The title of tonight's documentary on CNBC, Ground Zero Rising: Freedom vs. Fear, pretty much encapsulates the gamut of emotions I traversed as I reported on the rebirth of this sadly special 16 acres in Lower Manhattan.
As someone who has worked downtown most of my life, including that day 15 years ago, I have watched as a hallowed hole in the ground, a gravesite, has been turned into a thoughtful memorial and a bustling center of commerce.
I came into the documentary with what turned out to be two misconceptions, two that you might share as you sit down to watch it at 10 p.m. ET on CNBC. As someone who walks by the gigantic construction site every day, I had pretty much decided that it would take forever to put something together there, something that could meld commerce and remembrance in any dignified way. And I was a bit fearful to go there, something that was brought home when I instinctively ducked my head when I saw a plane reflected on the glass of the gleaming 1,776-foot-high tower on a crystal-clear day when we started filming.
But as we did interview after interview of those directly involved in the reconstruction, including the denizens of the new tower, I learned that the noisy coalition of interests that came together in our own uniquely democratic way was successful in accomplishing the impossible, building an honorable memorial to those who lost their lives as well as erecting a wondrous and secure tower that serves as a monumental statement of defiance and resilience that made me proud of our city and our country.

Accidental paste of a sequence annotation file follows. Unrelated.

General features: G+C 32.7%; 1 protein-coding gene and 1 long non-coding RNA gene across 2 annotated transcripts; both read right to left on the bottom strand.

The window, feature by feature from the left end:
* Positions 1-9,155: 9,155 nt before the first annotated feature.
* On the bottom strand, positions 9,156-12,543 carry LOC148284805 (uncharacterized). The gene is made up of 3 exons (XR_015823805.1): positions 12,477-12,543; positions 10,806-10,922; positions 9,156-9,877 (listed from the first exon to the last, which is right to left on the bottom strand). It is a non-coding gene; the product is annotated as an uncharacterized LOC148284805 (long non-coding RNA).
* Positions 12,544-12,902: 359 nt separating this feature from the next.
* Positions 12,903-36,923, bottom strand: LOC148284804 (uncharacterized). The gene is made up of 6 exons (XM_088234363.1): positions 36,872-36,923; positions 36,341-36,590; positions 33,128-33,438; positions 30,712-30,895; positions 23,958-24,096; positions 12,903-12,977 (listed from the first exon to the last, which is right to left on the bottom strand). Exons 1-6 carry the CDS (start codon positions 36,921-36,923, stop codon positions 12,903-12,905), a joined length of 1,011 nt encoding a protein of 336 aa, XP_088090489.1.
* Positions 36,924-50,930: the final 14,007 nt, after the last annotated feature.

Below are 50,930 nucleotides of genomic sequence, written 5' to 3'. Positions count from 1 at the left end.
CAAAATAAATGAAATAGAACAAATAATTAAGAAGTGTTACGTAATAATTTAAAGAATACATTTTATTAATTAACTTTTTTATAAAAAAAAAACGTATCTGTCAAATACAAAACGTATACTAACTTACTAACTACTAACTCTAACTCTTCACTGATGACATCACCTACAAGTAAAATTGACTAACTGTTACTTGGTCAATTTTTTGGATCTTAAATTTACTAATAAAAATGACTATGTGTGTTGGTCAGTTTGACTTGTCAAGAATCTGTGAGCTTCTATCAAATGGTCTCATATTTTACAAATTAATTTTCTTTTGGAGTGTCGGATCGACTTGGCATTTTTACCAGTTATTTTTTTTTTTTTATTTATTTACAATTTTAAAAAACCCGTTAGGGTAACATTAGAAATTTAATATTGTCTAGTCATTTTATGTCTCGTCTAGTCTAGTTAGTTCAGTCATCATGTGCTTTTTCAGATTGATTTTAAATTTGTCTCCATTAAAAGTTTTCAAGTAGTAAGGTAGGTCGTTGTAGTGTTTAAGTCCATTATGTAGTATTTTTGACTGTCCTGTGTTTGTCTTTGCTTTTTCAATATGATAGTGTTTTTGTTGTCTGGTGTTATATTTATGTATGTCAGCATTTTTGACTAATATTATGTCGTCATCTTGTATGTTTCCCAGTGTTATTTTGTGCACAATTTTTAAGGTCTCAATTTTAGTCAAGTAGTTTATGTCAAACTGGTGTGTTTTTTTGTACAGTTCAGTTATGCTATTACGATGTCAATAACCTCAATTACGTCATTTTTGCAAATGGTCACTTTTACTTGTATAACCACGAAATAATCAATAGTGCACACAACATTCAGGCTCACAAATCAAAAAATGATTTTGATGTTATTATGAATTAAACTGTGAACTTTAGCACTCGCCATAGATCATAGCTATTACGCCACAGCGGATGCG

Merging commerce and remembrance in an honorable way seemed to me to be an impossible goal. After watching tonight's documentary, I would like to think you agree with me that the project has succeeded in doing both, but that's a uniquely personal judgment, one that you must make, too, as I urge you to go see it for yourself, go see the museum dedicated to the tragedy and then go to the tallest building in the Western Hemisphere -- and the most expensive skyscraper on Earth -- to ponder this metaphor for our nation's strength.
The people I interviewed were thoughtful and trenchant in their remembrance while simultaneously proud to look forward to the day when all the work is finished, something that's about to happen very soon, I bet a lot sooner than the vast majority of you realize. The new construction dovetails with the reflection pools that fit the footprint of the original towers far more tastefully and respectfully than I thought possible.
Most importantly, I went into the documentary thinking I would be fearful of working in the Freedom Tower and I finished with a realization that I was too fearful of the address of the building that's now known as One World Trade, recognizing that there's risk of terrorism everywhere these days and this site is just one more target, nothing less but nothing more.
Ultimately, Ground Zero is indeed rising in its own unique way, a story I am proud to have reported on and honored to get to share with you at 10 p.m. ET this evening on CNBC.